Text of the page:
Tibby, nobody lies like your man Mittens.

Lil' Barry Bailout (Revised Downward)

May 8th, 2012
12:49 pm

2012 Tuesday: Should we worry about the primary losses of moderates?
———–

That’s like asking if we should worry about being right.

Americans don’t worry about being right, or about voters knowing their values, principles, and policies. Democrats do.

Ivan

May 8th, 2012
12:50 pm

LOL. Sorry. Believing Mitt Romney is “extreme” is like believing Jeff Dunham’s puppets actually talk.

Tiberius - Banned from Bookman's and proud of it!

May 8th, 2012
12:52 pm

“nobody lies like your man Mittens.”

I suggest you look up: Obama, Barack, emo

Illegal Alien

May 8th, 2012
12:52 pm

As this nation becomes more polarized, somebody like Hitler will come along and take power.

Tiberius - Banned from Bookman's and proud of it!

May 8th, 2012
1:02 pm

“Believing Mitt Romney is “extreme” is like believing Jeff Dunham’s puppets actually talk.”

Wait . . . they don’t? ;)

Jefferson

May 8th, 2012
1:03 pm

Kyle, you use more “?” marks than “!” marks.

emo

May 8th, 2012
1:08 pm

So clever, Tibby, you’ve lalmost convinced me.

http://www.youtube.com/watch?v=wAxtFuB0eJ4

HIPPOCRIT

May 8th, 2012
1:10 pm

THIS IS THE REAL PROBLEM……… TOO MANY 1%’S IN WASHINGTON DC

http://money.cnn.com/2012/05/08/news/economy/congress-net-worth/index.htm?hpt=hp_t3

Jefferson

May 8th, 2012
1:11 pm

It been said that Romney is the worse republican to run against the President. (and he who said it was not a moderate)

Illegal Alien

May 8th, 2012
1:12 pm

George Wallace was moderate until he realized that only Washington hating and segregationist politicans could get elected in Alabama.

Some people will sell their soul to achieve their goal.

HIPPOCRIT

May 8th, 2012
1:14 pm

kyle
the $$$$ of europe is making real clear to the PIIGS and to France that they may not like taking their medicine……….. but they better take it

http://economictimes.indiatimes.com/news/international-business/angela-merkel-to-francois-hollande-must-take-necessary-eurozone-decisions/articleshow/13052099.cms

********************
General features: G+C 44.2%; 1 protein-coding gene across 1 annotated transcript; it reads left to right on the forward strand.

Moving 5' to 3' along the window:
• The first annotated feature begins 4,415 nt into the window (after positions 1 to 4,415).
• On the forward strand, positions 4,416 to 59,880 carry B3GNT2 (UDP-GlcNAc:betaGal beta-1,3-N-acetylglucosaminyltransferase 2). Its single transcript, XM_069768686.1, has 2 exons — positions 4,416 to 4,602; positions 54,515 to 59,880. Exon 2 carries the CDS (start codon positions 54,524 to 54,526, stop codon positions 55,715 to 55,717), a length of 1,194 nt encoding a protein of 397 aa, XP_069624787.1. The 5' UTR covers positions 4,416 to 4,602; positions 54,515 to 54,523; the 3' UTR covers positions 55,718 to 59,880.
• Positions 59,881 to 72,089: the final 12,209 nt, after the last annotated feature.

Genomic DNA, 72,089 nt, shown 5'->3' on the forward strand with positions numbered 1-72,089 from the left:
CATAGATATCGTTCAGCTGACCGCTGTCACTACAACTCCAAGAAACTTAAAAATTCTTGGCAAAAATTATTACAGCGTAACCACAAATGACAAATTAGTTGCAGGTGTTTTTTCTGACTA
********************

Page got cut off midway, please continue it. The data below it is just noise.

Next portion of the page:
HIPPOCRIT

May 8th, 2012
1:15 pm

its time we start taking our medicine here
clean up and clear out the banks
process the loan mods and foresclosures

@@

May 8th, 2012
1:20 pm

On the other hand, GOP voters chose as their nominee the man who, with the exception of Jon Huntsman, was considered the most moderate person in the field

Well…I didn’t choose. He was FOISTED upon me by the GOP establishment. I wonder…does that mean it’s the GOP who’s seeking moderation?

It is what it is.

I’m just glad I don’t live in Greece.

Tiberius - Banned from Bookman's and proud of it!

May 8th, 2012
1:24 pm

“It been said that Romney is the worse republican to run against the President.”

Yeah, by Democrats.

Sherlock

May 8th, 2012
1:27 pm

Extremes do not mean strength and the middle mush as you suggest. Strength lies with the individual, who can most certainly be a moderate.

Tiberius - Banned from Bookman's and proud of it!

May 8th, 2012
1:28 pm

“So clever, Tibby, you’ve lalmost convinced me.”

Sorry, emo, didn’t bother looking at your link to the uber-biased Rachel Maddow. I don’t do DNC propaganda.

I can think for myself.

Jefferson

May 8th, 2012
1:28 pm

Them, too T.

emo

May 8th, 2012
1:33 pm

“It been said that Romney is the worse republican to run against the President.”
Yeah, by Democrats

What an awful thing to call Bachman & Santorum.